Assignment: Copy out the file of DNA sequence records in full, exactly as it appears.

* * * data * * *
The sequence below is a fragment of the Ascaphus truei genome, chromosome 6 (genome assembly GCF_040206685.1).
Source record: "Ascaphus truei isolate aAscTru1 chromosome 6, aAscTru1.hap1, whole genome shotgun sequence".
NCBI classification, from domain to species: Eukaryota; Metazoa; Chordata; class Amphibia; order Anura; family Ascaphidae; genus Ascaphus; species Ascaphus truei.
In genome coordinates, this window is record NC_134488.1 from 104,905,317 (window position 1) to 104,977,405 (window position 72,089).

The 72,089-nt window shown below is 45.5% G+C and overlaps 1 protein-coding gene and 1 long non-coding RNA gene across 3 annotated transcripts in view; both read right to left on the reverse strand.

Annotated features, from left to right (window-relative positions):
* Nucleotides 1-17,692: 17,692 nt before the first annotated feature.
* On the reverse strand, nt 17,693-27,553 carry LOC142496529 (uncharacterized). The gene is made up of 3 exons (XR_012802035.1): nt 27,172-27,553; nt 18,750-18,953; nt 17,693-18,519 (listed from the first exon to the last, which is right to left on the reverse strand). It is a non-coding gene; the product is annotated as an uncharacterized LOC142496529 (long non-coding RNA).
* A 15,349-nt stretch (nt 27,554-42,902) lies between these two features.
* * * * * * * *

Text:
The sequence below is a fragment of the Ascaphus truei genome, chromosome 6 (genome assembly GCF_040206685.1).
Source record: "Ascaphus truei isolate aAscTru1 chromosome 6, aAscTru1.hap1, whole genome shotgun sequence".
NCBI classification, from domain to species: Eukaryota; Metazoa; Chordata; class Amphibia; order Anura; family Ascaphidae; genus Ascaphus; species Ascaphus truei.
In genome coordinates, this window is record NC_134488.1 from 104,905,317 (window position 1) to 104,977,405 (window position 72,089).

The 72,089-nt window shown below is 45.5% G+C and overlaps 1 protein-coding gene and 1 long non-coding RNA gene across 3 annotated transcripts in view; both read right to left on the reverse strand.

Annotated features, from left to right (window-relative positions):
* Nucleotides 1-17,692: 17,692 nt before the first annotated feature.
* On the reverse strand, nt 17,693-27,553 carry LOC142496529 (uncharacterized). The gene is made up of 3 exons (XR_012802035.1): nt 27,172-27,553; nt 18,750-18,953; nt 17,693-18,519 (listed from the first exon to the last, which is right to left on the reverse strand). It is a non-coding gene; the product is annotated as an uncharacterized LOC142496529 (long non-coding RNA).
* A 15,349-nt stretch (nt 27,554-42,902) lies between these two features.